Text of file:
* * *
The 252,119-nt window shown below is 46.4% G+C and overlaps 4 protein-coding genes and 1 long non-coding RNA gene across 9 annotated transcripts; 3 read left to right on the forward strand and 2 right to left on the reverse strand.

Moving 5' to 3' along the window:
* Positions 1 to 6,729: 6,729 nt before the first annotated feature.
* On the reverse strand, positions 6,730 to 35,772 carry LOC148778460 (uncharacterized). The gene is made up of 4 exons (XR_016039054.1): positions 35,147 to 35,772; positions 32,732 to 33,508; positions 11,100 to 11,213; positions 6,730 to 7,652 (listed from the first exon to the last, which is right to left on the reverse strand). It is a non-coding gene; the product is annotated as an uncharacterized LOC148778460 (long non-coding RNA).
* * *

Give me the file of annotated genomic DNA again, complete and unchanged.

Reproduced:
The 252,119-nt window shown below is 46.4% G+C and overlaps 4 protein-coding genes and 1 long non-coding RNA gene across 9 annotated transcripts; 3 read left to right on the forward strand and 2 right to left on the reverse strand.

Moving 5' to 3' along the window:
* Positions 1 to 6,729: 6,729 nt before the first annotated feature.
* On the reverse strand, positions 6,730 to 35,772 carry LOC148778460 (uncharacterized). The gene is made up of 4 exons (XR_016039054.1): positions 35,147 to 35,772; positions 32,732 to 33,508; positions 11,100 to 11,213; positions 6,730 to 7,652 (listed from the first exon to the last, which is right to left on the reverse strand). It is a non-coding gene; the product is annotated as an uncharacterized LOC148778460 (long non-coding RNA).